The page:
Eric Newham Waterworth (1905–90), practical engineer, invented an Automatic Record Changer at the age of twenty, and sold the patent in London. In the 1930s he began designing and making equipment for Leicester McAulay, Physics Professor at the University of Tasmania. Responding to a request from the Australian Government after the outbreak of the Second World War, the two of them agreed to try to produce optical components for gunsights. While McAulay was the man of ideas, it was Waterworth's equipment which allowed the 200 employees at the Waterworth Annexe to make high-quality prisms with only a fortnight's training. They later also produced photographic lenses. After the war Waterworth continued in the business of optical design and manufacture, and the Waterworth slide projector sold widely around Australia.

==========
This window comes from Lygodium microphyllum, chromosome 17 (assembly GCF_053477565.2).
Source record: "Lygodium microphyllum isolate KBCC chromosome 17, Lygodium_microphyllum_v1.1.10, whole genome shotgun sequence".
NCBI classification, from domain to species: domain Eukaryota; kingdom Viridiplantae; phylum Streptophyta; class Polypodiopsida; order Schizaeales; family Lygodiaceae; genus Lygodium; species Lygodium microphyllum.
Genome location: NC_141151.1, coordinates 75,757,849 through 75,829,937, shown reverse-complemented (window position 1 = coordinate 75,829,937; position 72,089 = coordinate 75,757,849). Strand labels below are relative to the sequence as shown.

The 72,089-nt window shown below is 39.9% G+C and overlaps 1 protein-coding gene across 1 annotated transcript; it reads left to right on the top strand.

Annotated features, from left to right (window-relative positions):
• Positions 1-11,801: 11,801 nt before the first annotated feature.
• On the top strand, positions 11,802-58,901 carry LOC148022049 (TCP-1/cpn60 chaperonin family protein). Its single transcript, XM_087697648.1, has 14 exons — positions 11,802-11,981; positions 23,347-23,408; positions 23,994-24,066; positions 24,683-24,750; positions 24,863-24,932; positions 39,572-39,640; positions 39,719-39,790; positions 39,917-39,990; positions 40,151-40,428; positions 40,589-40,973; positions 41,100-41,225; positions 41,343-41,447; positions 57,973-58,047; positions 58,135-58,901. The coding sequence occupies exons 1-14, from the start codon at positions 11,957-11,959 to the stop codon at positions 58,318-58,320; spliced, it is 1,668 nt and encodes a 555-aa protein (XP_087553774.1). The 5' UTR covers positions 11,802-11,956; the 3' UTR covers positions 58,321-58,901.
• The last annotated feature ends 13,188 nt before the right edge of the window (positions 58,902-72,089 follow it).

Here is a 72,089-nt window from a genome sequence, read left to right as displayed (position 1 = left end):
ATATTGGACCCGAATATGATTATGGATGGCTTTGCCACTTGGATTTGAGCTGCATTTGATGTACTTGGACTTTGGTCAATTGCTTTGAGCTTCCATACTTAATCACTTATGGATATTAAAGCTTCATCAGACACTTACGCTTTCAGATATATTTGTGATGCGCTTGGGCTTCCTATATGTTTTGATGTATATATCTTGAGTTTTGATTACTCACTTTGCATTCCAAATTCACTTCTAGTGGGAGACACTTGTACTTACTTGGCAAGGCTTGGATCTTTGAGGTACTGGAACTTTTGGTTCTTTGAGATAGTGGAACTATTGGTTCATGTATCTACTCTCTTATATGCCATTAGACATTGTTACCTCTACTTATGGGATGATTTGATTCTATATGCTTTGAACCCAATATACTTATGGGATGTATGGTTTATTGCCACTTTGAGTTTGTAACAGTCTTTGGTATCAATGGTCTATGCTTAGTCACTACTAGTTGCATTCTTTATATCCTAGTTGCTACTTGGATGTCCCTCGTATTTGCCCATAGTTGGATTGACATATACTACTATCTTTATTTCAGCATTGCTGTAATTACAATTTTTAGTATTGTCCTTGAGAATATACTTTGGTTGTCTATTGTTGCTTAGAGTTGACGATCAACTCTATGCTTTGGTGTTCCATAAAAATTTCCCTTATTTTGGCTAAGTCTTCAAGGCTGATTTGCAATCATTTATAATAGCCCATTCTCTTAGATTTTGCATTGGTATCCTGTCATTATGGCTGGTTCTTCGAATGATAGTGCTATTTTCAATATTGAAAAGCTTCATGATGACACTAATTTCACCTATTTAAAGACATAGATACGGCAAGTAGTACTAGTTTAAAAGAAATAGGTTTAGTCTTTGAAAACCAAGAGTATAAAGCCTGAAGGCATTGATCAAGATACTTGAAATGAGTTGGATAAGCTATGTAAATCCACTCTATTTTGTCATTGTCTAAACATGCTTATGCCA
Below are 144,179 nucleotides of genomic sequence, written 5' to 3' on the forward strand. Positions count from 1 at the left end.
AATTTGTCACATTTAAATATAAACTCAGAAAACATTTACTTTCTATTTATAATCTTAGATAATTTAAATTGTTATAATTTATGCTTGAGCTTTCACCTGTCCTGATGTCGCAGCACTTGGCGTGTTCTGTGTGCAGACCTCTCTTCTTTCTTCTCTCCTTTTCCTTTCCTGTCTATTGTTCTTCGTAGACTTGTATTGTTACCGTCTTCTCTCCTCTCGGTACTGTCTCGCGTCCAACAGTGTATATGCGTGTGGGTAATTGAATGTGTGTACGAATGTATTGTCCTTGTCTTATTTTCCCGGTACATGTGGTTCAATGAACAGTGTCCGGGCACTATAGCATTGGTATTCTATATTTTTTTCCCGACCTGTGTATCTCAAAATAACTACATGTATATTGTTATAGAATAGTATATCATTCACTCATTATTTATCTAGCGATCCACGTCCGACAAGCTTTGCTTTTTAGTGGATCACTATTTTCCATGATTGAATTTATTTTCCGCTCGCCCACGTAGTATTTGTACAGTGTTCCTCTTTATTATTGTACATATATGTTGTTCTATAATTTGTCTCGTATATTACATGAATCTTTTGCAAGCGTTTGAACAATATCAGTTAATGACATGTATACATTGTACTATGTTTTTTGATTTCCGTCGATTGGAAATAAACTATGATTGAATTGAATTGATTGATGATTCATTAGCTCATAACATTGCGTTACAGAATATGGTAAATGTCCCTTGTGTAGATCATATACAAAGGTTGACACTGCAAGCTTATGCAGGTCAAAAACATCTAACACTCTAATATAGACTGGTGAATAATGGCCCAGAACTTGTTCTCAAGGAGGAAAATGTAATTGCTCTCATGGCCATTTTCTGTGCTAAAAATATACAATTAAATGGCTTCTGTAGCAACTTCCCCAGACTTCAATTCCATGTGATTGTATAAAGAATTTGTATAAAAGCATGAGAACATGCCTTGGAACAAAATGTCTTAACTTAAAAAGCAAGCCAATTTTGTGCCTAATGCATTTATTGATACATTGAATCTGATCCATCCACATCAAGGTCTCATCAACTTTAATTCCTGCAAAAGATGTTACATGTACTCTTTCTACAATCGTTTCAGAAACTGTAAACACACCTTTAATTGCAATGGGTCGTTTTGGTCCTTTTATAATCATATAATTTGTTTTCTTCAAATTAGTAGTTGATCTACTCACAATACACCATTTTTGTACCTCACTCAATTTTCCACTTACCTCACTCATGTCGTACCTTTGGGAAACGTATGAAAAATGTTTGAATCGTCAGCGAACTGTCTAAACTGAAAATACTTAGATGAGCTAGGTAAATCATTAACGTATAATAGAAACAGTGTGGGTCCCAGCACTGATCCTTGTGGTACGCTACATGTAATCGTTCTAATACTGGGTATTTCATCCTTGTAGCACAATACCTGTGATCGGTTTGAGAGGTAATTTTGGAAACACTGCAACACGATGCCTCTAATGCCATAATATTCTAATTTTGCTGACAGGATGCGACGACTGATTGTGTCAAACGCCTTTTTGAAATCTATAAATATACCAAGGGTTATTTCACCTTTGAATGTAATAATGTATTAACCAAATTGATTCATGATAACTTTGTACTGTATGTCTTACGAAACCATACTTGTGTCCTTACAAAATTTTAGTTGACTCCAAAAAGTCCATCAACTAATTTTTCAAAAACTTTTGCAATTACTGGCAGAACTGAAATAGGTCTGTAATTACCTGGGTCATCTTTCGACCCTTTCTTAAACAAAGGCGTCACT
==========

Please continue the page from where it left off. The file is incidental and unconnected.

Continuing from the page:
Further reading: QVMAG, Eric Waterworth, Launceston, 1990.